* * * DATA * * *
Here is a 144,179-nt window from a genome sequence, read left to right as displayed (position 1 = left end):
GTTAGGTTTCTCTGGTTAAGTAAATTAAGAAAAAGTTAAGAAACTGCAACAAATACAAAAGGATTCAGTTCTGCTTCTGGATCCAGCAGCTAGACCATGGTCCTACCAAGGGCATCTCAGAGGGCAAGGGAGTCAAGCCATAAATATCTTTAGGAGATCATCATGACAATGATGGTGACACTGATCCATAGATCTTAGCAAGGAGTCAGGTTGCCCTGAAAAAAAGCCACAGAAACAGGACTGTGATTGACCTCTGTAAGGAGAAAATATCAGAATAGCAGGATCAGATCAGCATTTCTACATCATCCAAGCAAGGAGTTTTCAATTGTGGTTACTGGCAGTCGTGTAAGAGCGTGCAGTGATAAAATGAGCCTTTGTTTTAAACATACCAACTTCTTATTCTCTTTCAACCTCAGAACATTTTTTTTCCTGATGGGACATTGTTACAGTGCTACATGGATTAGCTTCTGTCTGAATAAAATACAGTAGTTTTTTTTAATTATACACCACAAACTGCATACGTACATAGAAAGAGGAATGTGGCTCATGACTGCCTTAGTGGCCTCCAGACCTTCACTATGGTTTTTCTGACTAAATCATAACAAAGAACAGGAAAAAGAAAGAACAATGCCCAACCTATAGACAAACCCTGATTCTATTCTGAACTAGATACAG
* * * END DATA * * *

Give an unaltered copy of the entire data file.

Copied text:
Here is a 144,179-nt window from a genome sequence, read left to right as displayed (position 1 = left end):
GTTAGGTTTCTCTGGTTAAGTAAATTAAGAAAAAGTTAAGAAACTGCAACAAATACAAAAGGATTCAGTTCTGCTTCTGGATCCAGCAGCTAGACCATGGTCCTACCAAGGGCATCTCAGAGGGCAAGGGAGTCAAGCCATAAATATCTTTAGGAGATCATCATGACAATGATGGTGACACTGATCCATAGATCTTAGCAAGGAGTCAGGTTGCCCTGAAAAAAAGCCACAGAAACAGGACTGTGATTGACCTCTGTAAGGAGAAAATATCAGAATAGCAGGATCAGATCAGCATTTCTACATCATCCAAGCAAGGAGTTTTCAATTGTGGTTACTGGCAGTCGTGTAAGAGCGTGCAGTGATAAAATGAGCCTTTGTTTTAAACATACCAACTTCTTATTCTCTTTCAACCTCAGAACATTTTTTTTCCTGATGGGACATTGTTACAGTGCTACATGGATTAGCTTCTGTCTGAATAAAATACAGTAGTTTTTTTTAATTATACACCACAAACTGCATACGTACATAGAAAGAGGAATGTGGCTCATGACTGCCTTAGTGGCCTCCAGACCTTCACTATGGTTTTTCTGACTAAATCATAACAAAGAACAGGAAAAAGAAAGAACAATGCCCAACCTATAGACAAACCCTGATTCTATTCTGAACTAGATACAG